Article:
Protein: Whereas the short-distance athletic dog needs 60 grams per 1000 calories, a herding dog needs 90 grams of protein per 1000 calories.

Fat: For fat, the short-distance working dog needs 40 grams per 1000 calories, while the herding dog needs 60 grams.

Carbohydrates: Whereas the short-distance canine needs 100 grams of carbs, the longer-distance working dog needs only 25 grams.

Commercial dog food brands typically meet the needs of the short-distance athletic canine but are not as well-suited for the herding dog. They typically need more fat for stamina and more protein sources with select amino acids to support gluconeogenesis, which is the process that allows their body to form glucose from non-carbohydrate sources.

It’s also helpful for herding dog diets to be lower in insoluble fiber. That increases the energy density for the higher calorie requirements of herding. It’s still good, however, to have some small amounts of soluble fibers and probiotics for normal intestinal bacteria.

What About Supplements for Herding Dogs?

Aside from the high protein and fat that herding dogs require, their active lifestyle means they also need other helpful nutrients. This is particularly true when it comes to maintaining healthy joints. Certain supplements are important to support dogs with joint tenderness due to everyday activity.

Specifically, glucosamine and chondroitin are an optimum blend to enhance the body’s normal repair of connective tissue and joints. These nutrients provide your dog’s body with what it needs to help form new cartilage and prevent destructive enzymes from destroying tissue. These are especially helpful for large-breed dogs. They can begin taking supplements as young as 8 weeks old, though it’s never too late for your adult dog to start taking them too.

Omega-3 fatty acids are also very helpful and help decrease normal inflammatory pathways to support your dog’s immune system health as well as his cognitive abilities and heart, skin, and eye health. Most traditional pet food brands available today can fall short of what your dog needs for this, which is 100 mg of combined EPA/DHA per kilogram of your dog’s weight.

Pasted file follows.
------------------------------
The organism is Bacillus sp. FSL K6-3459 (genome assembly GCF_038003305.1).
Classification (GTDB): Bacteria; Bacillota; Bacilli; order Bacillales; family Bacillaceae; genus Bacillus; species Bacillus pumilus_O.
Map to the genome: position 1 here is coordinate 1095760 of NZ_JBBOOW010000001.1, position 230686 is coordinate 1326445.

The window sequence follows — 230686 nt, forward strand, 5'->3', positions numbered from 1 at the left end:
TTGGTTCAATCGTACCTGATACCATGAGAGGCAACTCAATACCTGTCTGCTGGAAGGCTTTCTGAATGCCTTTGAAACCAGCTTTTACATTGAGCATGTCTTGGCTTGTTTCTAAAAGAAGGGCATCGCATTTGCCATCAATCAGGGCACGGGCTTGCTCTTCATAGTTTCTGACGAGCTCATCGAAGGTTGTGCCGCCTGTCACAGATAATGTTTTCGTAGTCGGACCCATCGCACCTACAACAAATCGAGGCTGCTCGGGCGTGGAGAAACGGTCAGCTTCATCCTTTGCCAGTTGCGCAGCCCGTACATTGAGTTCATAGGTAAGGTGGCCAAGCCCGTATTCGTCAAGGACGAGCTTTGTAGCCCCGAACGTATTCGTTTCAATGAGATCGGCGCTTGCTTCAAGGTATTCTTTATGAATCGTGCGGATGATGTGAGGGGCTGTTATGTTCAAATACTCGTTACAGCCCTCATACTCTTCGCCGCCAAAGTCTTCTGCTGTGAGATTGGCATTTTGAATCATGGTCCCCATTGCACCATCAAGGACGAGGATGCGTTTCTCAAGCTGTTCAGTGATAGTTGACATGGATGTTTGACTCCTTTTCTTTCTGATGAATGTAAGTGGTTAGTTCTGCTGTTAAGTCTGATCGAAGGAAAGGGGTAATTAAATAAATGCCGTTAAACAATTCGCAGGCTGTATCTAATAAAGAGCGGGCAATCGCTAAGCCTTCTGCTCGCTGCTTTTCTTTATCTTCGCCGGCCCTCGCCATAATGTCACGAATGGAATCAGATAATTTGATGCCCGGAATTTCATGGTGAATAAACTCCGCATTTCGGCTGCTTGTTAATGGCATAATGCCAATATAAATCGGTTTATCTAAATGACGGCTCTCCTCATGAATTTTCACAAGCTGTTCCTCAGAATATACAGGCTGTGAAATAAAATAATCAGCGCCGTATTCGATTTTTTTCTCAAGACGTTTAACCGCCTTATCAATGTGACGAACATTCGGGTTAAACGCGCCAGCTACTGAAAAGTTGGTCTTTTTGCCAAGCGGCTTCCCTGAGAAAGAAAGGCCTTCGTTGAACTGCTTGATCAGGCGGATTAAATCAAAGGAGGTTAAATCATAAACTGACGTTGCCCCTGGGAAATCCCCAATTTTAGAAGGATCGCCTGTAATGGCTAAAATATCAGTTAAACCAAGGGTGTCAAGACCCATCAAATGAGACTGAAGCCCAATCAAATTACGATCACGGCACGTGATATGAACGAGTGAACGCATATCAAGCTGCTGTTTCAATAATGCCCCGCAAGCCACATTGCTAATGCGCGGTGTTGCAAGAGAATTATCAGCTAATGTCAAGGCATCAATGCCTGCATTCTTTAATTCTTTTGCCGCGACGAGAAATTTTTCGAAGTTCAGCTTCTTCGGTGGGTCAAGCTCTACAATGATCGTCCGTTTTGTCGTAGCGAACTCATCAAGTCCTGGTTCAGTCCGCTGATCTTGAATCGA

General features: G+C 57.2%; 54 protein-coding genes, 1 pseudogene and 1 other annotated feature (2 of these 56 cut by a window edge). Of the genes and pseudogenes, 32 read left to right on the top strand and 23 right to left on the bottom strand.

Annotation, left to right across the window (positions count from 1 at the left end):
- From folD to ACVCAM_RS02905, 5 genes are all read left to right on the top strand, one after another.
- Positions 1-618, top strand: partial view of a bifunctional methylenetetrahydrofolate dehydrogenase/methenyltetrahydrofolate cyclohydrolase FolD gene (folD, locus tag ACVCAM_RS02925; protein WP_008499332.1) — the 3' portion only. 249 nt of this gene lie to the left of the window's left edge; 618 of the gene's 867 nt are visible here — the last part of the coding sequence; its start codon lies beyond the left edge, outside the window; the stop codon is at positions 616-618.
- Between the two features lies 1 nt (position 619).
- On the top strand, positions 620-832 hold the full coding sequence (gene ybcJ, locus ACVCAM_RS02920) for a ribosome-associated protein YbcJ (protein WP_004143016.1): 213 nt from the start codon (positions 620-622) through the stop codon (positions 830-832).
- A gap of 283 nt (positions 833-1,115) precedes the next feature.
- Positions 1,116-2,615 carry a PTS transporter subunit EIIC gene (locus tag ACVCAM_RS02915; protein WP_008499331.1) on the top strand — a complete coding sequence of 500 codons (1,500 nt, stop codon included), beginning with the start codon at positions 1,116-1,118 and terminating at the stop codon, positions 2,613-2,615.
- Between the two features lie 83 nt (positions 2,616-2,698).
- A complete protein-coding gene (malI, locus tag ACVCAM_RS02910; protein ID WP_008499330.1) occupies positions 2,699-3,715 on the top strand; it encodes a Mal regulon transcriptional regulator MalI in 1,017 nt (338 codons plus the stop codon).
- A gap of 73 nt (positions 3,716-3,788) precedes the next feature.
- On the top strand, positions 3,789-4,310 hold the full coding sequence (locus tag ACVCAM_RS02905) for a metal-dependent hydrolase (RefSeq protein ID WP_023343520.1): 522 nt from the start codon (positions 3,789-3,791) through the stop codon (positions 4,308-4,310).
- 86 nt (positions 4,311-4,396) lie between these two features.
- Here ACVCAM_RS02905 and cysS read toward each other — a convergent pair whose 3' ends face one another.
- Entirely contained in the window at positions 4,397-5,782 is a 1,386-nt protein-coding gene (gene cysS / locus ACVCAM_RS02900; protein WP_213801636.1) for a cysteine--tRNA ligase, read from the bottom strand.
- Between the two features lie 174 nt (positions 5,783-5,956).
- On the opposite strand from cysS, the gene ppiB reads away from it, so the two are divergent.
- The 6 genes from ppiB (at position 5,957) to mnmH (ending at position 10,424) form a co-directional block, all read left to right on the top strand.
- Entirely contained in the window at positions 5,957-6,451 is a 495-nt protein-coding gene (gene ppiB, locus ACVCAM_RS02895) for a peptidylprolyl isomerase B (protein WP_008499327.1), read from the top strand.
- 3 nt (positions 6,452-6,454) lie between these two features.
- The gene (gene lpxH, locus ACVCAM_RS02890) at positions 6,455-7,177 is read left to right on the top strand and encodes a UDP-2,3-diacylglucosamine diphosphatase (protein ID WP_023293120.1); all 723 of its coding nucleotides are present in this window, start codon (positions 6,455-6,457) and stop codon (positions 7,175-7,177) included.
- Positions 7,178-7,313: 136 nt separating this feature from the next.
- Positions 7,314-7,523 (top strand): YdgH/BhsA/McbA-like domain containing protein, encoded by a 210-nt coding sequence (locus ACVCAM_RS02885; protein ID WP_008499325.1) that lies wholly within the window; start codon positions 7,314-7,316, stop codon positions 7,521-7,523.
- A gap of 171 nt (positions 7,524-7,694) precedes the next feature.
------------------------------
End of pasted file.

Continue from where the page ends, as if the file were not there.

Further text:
Ensuring that they are also getting sufficient calcium and vitamin D is important for their overall health as well as for maintaining their bones and joints. Of course, antioxidants are also an important element for helping to protect your hardworking dog’s body. Sweet potatoes and certain veggies like carrots, beans, and kale are good sources of antioxidants.

A Fresh-Food Alternative for Working Dogs

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Clearly, a balanced diet is essential for a working dog, like a herder. It’s also important that you provide your pooch with adequate nutrition in all life stages, even if your herding dog is retired or just starting out in life.

If you’re a dog owner looking to go beyond kibble and questionable dry dog food, seek a dog food brand that can provide the nutrition your pooch needs. Preferably one without preservatives, fillers, additives, or other by-products that you can’t even pronounce. Whether you’re looking for puppy food, an adult dog diet, or something for senior dogs, there’s something for your best friend out there.

For the higher caloric needs of the active working dog, beef and turkey recipes, made with whole, fresh ingredients and delivering human-grade nutrition, are just what the doctor ordered. And speaking of the doctor, JFFD also offers veterinarian-prescribed recipes for various health conditions. We’ll even put together a custom recipe just for your pooch’s individual needs.

This content is for informational use only and does not replace professional nutrition and/or medical advice, diagnosis, or treatment. It is not a substitute for and should not be relied upon for specific nutrition and/or medical recommendations. Please talk with your veterinarian about any questions or concerns.

Menchetti L, Guelfi G, Speranza R, Carotenuto P, Moscati L, Diverio S. Benefits of dietary supplements on the physical fitness of German Shepherd dogs during a drug detection training course. PLoS One. 2019 Jun 14;14(6):e0218275. doi: 10.1371/journal.pone.0218275. PMID: 31199843; PMCID: PMC6570027.